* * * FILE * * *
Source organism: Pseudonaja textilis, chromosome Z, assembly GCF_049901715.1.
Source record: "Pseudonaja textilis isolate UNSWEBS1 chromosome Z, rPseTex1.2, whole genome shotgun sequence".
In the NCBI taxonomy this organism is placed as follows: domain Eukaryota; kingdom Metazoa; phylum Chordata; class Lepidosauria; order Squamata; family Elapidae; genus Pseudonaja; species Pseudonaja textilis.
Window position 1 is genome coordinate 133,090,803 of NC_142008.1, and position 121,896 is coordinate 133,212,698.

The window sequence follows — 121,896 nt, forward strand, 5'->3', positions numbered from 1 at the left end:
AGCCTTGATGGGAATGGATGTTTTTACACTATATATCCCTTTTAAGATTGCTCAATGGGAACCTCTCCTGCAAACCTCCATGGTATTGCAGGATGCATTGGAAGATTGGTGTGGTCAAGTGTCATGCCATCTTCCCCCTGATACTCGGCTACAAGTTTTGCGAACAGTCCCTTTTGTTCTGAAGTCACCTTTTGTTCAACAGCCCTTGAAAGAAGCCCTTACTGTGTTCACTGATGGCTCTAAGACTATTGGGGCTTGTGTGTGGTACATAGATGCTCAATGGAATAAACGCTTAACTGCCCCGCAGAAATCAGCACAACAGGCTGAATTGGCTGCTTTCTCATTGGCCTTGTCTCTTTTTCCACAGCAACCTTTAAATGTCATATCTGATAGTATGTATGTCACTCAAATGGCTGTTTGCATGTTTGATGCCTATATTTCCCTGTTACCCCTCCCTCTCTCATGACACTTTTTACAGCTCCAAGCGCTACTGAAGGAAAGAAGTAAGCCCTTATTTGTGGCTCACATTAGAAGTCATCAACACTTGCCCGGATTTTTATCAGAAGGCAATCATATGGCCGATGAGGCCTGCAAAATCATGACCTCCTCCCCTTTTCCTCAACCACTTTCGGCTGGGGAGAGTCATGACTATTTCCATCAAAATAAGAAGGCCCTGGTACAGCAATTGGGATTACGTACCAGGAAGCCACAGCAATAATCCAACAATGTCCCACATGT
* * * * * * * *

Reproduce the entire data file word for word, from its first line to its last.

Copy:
Source organism: Pseudonaja textilis, chromosome Z, assembly GCF_049901715.1.
Source record: "Pseudonaja textilis isolate UNSWEBS1 chromosome Z, rPseTex1.2, whole genome shotgun sequence".
In the NCBI taxonomy this organism is placed as follows: domain Eukaryota; kingdom Metazoa; phylum Chordata; class Lepidosauria; order Squamata; family Elapidae; genus Pseudonaja; species Pseudonaja textilis.
Window position 1 is genome coordinate 133,090,803 of NC_142008.1, and position 121,896 is coordinate 133,212,698.

The window sequence follows — 121,896 nt, forward strand, 5'->3', positions numbered from 1 at the left end:
AGCCTTGATGGGAATGGATGTTTTTACACTATATATCCCTTTTAAGATTGCTCAATGGGAACCTCTCCTGCAAACCTCCATGGTATTGCAGGATGCATTGGAAGATTGGTGTGGTCAAGTGTCATGCCATCTTCCCCCTGATACTCGGCTACAAGTTTTGCGAACAGTCCCTTTTGTTCTGAAGTCACCTTTTGTTCAACAGCCCTTGAAAGAAGCCCTTACTGTGTTCACTGATGGCTCTAAGACTATTGGGGCTTGTGTGTGGTACATAGATGCTCAATGGAATAAACGCTTAACTGCCCCGCAGAAATCAGCACAACAGGCTGAATTGGCTGCTTTCTCATTGGCCTTGTCTCTTTTTCCACAGCAACCTTTAAATGTCATATCTGATAGTATGTATGTCACTCAAATGGCTGTTTGCATGTTTGATGCCTATATTTCCCTGTTACCCCTCCCTCTCTCATGACACTTTTTACAGCTCCAAGCGCTACTGAAGGAAAGAAGTAAGCCCTTATTTGTGGCTCACATTAGAAGTCATCAACACTTGCCCGGATTTTTATCAGAAGGCAATCATATGGCCGATGAGGCCTGCAAAATCATGACCTCCTCCCCTTTTCCTCAACCACTTTCGGCTGGGGAGAGTCATGACTATTTCCATCAAAATAAGAAGGCCCTGGTACAGCAATTGGGATTACGTACCAGGAAGCCACAGCAATAATCCAACAATGTCCCACATGT